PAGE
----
HR Audit & Risk Management

An HR audit reviews the organization’s policies, documentation, and procedures to identify potential liabilities. 

Seeing how fast-paced the work environment is, HR must keep up with the changes. That means performing regular audits to ensure legal compliance and alignment with the company’s objectives. 

The process focuses on HR operations like recruitment, onboarding, employee retention, payroll, compensations, performance management, etc. 

Some of the different audit types are: 

  • Compliance audit- This systematically compares HR techniques against legal and company policies 
  • HR functions audit- This evaluates the performance of practices like recruitment, onboarding, salary and compensation, employee training, etc. 
  • Culture audit- This allows the company to examine how employees adjust and comply with the company culture and vision 
  • Records audit- This includes an assessment of payroll records, their retention, and ongoing record compliances 

After determining the focus point, goals, and who will perform the audit, the next step would be gathering data. For a recruitment audit, that usually means data from the applicant tracking system (ATS) or surveys of current employees. 

Next would be to analyze the audit findings and identify the pain points. That helps HR plan better recruitment and other strategies, stay compliant, and avoid potential risks.

HR Risk Management Solutions

To go over every possible HR risk management solution would be futile since there’s no overarching approach to this matter. However, some aspects are somewhat universal for the human resources department.   

Some of these include following safety protocols or providing good employee conditions. However, HR also needs to:  

  • Stay informed and keep up with changes in compliance policies, government regulations, labor laws, workplace safety rules, industry norms, etc. This will help organizations to avoid lawsuits.  
  • Create a company culture that reinforces positive values. It’s a great way to avoid the risk of conflict in the workplace.   
  • Provide quality onboarding process and employee training, and get feedback after completion. This is helpful since it prevents poor performance due to inadequate or confusing execution.  

In essence, HR risk management solutions demand a proactive and comprehensive approach.

Recruitment Solutions

Hiring employees without a plan is a costly mistake for companies. HR should focus on the following aspects to avoid the risk of a potential bad hire. 

  • Develop a Recruitment Plan 

Establishing a recruitment and hiring plan should alleviate the risk of hiring under pressure. After all, making rush decisions can easily lead to hiring an unfit candidate.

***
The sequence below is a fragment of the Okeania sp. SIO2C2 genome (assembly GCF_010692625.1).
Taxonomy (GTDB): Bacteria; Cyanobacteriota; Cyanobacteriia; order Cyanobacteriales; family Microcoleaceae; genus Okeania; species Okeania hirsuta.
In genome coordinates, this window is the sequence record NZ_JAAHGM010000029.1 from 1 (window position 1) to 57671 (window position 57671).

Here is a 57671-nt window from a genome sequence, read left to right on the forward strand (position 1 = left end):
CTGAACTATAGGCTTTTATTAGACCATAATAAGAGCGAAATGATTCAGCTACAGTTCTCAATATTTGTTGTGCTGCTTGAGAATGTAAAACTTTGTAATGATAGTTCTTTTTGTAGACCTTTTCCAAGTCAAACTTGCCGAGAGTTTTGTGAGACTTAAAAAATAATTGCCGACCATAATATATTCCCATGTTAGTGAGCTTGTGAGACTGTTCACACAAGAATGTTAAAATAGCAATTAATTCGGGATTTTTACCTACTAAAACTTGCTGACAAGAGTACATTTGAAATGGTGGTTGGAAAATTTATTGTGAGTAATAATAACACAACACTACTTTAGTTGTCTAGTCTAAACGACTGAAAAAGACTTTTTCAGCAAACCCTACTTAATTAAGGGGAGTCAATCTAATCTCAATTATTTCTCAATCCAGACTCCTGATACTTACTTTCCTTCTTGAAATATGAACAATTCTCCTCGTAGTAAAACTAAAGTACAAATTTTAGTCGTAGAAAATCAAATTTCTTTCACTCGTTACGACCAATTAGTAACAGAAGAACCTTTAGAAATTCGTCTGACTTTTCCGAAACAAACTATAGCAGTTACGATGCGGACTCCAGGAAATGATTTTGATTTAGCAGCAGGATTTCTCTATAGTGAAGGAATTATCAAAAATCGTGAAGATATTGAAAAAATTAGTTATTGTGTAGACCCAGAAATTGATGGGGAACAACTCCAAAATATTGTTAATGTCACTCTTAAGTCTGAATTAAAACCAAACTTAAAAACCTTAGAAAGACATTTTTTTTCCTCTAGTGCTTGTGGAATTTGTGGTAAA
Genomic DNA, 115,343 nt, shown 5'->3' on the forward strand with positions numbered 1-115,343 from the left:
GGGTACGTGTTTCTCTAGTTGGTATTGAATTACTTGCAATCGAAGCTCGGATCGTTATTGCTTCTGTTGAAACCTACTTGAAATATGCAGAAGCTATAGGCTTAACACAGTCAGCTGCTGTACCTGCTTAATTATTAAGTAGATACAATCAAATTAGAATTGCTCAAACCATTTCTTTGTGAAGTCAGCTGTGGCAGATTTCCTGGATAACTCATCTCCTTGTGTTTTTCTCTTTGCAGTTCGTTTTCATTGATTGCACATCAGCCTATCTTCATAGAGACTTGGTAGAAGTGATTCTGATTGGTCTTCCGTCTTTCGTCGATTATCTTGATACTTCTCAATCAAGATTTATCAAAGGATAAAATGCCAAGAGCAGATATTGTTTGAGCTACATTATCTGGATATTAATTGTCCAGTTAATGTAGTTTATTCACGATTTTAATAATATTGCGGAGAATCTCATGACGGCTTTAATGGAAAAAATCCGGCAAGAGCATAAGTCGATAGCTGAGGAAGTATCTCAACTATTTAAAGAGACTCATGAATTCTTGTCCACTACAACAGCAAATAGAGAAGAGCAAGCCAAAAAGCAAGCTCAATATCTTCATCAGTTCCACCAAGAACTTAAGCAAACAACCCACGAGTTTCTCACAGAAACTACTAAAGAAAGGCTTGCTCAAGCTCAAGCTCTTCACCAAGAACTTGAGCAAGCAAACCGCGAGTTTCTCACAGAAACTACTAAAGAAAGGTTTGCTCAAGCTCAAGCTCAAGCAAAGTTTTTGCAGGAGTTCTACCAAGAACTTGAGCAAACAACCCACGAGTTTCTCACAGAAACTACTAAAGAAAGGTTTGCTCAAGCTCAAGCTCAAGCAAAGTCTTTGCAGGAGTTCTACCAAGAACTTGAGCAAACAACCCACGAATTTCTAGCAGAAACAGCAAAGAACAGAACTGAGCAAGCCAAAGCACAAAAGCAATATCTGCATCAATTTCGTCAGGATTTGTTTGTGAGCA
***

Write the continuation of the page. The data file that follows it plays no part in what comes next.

According to Oentoro, effective recruitment practices can help to reduce the risks associated with HR.  

“A well-run recruitment process will attract high-quality candidates who are more likely to be a good fit for the company. That’s where companies get a good reputation and positive company culture.” 

  • Keep The Recruitment Process Short 

Long recruitment is harmful to the company for several reasons. The main one is that the more a job position remains vacant, the more it costs the business.  

Moreover, candidates can lose interest resulting in missing out on qualified employees. 

In fact, recruiting statistics show that the average length of the hiring process is 36 days. At the same time, the top candidates are off the market in 10 days. 

  • Hire The Right Employee Persona 

Businesses with a well-established company culture should take into account more than the qualifications and experience of a job candidate. The person they hire should also be a cultural fit and share the values and objectives of the organization. Failing to do this could lead to undesired behavior in the workplace.  

In this case, it’s always good to include more people in the hiring process, like a manager or a team leader. That way, they can identify possible warning signs that others might overlook. 

  • Test For Skills 

It’s common for an employee to exaggerate their experience or skill proficiency. To rule out potentially underqualified candidates, HR can test for job skills in the earlier stages of recruitment.


Risk is as inevitable as the next big change in the workplace is.  

However, with the most recent geopolitical disruptions and record inflation, it’s safe to assume that business risk is rising. To keep it contained and predictable, the human resources department must keep pace with the changes.  

Effective recruitment is one part of the solution. 

Thus, moving forward, a significant focus for employers should be on having a sturdy recruitment strategy in place. That way, they remove the overall risks in the workplace, providing for more effective HR risk management.

Written by Shortlister Editorial Team

Senior Content Writer at Shortlister